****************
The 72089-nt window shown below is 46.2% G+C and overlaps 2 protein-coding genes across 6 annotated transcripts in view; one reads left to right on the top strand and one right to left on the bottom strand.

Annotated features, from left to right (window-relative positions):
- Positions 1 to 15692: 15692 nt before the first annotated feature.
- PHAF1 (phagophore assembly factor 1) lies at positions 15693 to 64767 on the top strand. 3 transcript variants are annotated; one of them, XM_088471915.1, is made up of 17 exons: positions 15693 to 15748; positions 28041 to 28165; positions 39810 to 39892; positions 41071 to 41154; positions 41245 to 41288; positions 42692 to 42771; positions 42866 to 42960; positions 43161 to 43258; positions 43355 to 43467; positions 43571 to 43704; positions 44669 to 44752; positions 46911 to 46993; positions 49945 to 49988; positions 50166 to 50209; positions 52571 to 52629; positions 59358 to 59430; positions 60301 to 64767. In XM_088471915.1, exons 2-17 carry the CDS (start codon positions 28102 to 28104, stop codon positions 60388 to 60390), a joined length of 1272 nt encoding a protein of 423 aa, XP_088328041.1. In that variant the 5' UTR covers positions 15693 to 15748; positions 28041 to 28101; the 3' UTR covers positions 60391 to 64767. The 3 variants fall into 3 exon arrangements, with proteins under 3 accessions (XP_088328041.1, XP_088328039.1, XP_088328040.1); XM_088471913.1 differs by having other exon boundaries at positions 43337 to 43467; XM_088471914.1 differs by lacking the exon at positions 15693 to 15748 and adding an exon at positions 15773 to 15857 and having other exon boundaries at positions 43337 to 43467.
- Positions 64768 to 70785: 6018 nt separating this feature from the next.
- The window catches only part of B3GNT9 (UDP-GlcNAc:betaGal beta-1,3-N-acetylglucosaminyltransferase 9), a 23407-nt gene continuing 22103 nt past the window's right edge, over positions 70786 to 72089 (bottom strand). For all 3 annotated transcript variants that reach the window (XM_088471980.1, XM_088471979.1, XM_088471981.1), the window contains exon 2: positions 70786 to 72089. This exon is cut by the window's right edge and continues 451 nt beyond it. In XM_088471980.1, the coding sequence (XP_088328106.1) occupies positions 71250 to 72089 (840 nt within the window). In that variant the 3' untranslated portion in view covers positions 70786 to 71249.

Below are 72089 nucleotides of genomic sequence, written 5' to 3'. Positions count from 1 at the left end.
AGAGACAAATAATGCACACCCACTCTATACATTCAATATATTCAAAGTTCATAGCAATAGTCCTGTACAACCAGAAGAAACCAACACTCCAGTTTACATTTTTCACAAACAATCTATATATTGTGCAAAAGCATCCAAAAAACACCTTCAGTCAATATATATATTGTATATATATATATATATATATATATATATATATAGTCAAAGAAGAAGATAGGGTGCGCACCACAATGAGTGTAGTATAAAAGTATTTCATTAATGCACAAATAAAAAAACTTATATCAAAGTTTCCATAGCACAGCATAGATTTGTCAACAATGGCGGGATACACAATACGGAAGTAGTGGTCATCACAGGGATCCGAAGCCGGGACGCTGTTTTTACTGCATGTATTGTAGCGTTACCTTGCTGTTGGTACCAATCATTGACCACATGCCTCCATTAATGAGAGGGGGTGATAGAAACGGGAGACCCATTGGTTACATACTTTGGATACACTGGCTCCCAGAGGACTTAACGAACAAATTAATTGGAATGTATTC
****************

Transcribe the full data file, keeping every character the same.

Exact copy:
The 72089-nt window shown below is 46.2% G+C and overlaps 2 protein-coding genes across 6 annotated transcripts in view; one reads left to right on the top strand and one right to left on the bottom strand.

Annotated features, from left to right (window-relative positions):
- Positions 1 to 15692: 15692 nt before the first annotated feature.
- PHAF1 (phagophore assembly factor 1) lies at positions 15693 to 64767 on the top strand. 3 transcript variants are annotated; one of them, XM_088471915.1, is made up of 17 exons: positions 15693 to 15748; positions 28041 to 28165; positions 39810 to 39892; positions 41071 to 41154; positions 41245 to 41288; positions 42692 to 42771; positions 42866 to 42960; positions 43161 to 43258; positions 43355 to 43467; positions 43571 to 43704; positions 44669 to 44752; positions 46911 to 46993; positions 49945 to 49988; positions 50166 to 50209; positions 52571 to 52629; positions 59358 to 59430; positions 60301 to 64767. In XM_088471915.1, exons 2-17 carry the CDS (start codon positions 28102 to 28104, stop codon positions 60388 to 60390), a joined length of 1272 nt encoding a protein of 423 aa, XP_088328041.1. In that variant the 5' UTR covers positions 15693 to 15748; positions 28041 to 28101; the 3' UTR covers positions 60391 to 64767. The 3 variants fall into 3 exon arrangements, with proteins under 3 accessions (XP_088328041.1, XP_088328039.1, XP_088328040.1); XM_088471913.1 differs by having other exon boundaries at positions 43337 to 43467; XM_088471914.1 differs by lacking the exon at positions 15693 to 15748 and adding an exon at positions 15773 to 15857 and having other exon boundaries at positions 43337 to 43467.
- Positions 64768 to 70785: 6018 nt separating this feature from the next.
- The window catches only part of B3GNT9 (UDP-GlcNAc:betaGal beta-1,3-N-acetylglucosaminyltransferase 9), a 23407-nt gene continuing 22103 nt past the window's right edge, over positions 70786 to 72089 (bottom strand). For all 3 annotated transcript variants that reach the window (XM_088471980.1, XM_088471979.1, XM_088471981.1), the window contains exon 2: positions 70786 to 72089. This exon is cut by the window's right edge and continues 451 nt beyond it. In XM_088471980.1, the coding sequence (XP_088328106.1) occupies positions 71250 to 72089 (840 nt within the window). In that variant the 3' untranslated portion in view covers positions 70786 to 71249.

Below are 72089 nucleotides of genomic sequence, written 5' to 3'. Positions count from 1 at the left end.
AGAGACAAATAATGCACACCCACTCTATACATTCAATATATTCAAAGTTCATAGCAATAGTCCTGTACAACCAGAAGAAACCAACACTCCAGTTTACATTTTTCACAAACAATCTATATATTGTGCAAAAGCATCCAAAAAACACCTTCAGTCAATATATATATTGTATATATATATATATATATATATATATATATATAGTCAAAGAAGAAGATAGGGTGCGCACCACAATGAGTGTAGTATAAAAGTATTTCATTAATGCACAAATAAAAAAACTTATATCAAAGTTTCCATAGCACAGCATAGATTTGTCAACAATGGCGGGATACACAATACGGAAGTAGTGGTCATCACAGGGATCCGAAGCCGGGACGCTGTTTTTACTGCATGTATTGTAGCGTTACCTTGCTGTTGGTACCAATCATTGACCACATGCCTCCATTAATGAGAGGGGGTGATAGAAACGGGAGACCCATTGGTTACATACTTTGGATACACTGGCTCCCAGAGGACTTAACGAACAAATTAATTGGAATGTATTC